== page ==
The National Irrigators’ Council says the unreliability and high cost of power is a serious challenge to the future of affordable local food production.

NIC CEO Steve Whan says “the experience of power interruptions, on top of high prices, seen again in South Australia, has serious short and long term implications for food and fibre production. Power is a key component of irrigated agriculture. That’s particularly true of water efficient systems which pump, pipe and pressure the water.

“Irrigated agriculture helps feed Australia.Its product was valued over $15 billion in 2014 – 15. It’s a core part of putting fresh fruit, vegetables and dairy products on Australian tables.

“But right now, the people growing Australia’s food are getting a double whammy. High electricity prices are making local production less competitive, and unreliable supply is stopping the water flowing at critical points in the production cycle.

“Data from one irrigation pump station at Loxton shows the cost of power increasing from $880,000 in 2010 to over $1.8 million in 2017, a 107% increase which can only be passed on to farmers. Add to that black outs and farmers must wonder what they are paying for.”

NIC Chair and CEO of Central Irrigation Trust, Gavin McMahon, says those increases end up built into the cost of production of everyday staples. “Unfortunately, because farmers are often price takers it means their margin drops away and eventually we will see less local product on supermarket shelves.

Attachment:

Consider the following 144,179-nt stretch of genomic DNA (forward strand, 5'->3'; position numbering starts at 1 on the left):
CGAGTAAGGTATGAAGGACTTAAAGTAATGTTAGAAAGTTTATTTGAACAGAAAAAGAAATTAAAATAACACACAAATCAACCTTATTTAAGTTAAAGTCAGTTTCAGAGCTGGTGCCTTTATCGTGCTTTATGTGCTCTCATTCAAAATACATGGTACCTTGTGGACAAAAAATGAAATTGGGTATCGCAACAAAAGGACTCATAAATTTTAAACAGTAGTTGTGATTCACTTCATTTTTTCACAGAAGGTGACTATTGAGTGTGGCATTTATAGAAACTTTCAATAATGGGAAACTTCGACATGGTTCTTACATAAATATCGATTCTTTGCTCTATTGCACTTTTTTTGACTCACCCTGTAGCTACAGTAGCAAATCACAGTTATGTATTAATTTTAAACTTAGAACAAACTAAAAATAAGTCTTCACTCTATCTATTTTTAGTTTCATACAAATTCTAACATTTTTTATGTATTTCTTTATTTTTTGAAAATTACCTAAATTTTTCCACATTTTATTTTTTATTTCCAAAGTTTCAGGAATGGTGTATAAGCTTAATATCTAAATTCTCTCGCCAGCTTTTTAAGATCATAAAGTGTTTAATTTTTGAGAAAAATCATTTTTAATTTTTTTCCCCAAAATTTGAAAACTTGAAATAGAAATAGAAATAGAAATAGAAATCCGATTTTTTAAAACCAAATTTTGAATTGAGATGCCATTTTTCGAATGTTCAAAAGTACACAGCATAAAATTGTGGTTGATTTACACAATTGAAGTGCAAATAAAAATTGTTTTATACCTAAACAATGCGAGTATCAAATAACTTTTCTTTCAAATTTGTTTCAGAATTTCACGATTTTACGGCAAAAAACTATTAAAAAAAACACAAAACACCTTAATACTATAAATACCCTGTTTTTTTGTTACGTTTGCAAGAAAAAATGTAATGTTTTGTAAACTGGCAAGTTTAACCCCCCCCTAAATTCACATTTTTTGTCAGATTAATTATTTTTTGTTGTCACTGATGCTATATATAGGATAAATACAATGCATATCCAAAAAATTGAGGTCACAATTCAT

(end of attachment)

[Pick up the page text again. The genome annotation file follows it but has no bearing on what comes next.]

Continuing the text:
“It is clearly ridiculous that Australia, a land with plentiful renewable and non – renewable energy sources, with productive and efficient agricultural production is heading toward being a less competitive global food producer because of energy policy failure.”

CEO Steve Whan said “The NIC advocates a policy response aimed at reigning in costs, including reforms to pricing and market regulation. While we would be delighted to have affordable power from renewables, we have consistently highlighted the danger of failing to have enough synchronous generators, in particular in South Australia

“The so – called energy market is not working, it lacks genuine competition and appears dominated by maximising returns to generators and infrastructure owners instead of industrial consumers, including irrigators.

“It’s time all political parties recognised that the implications of continuing to get this wrong include impacting our Nations’ ability to produce affordable and internationally competitive food and fibre”.

Media Contact : Steve Whan 0429 780 883
Friday 10 Feb 2017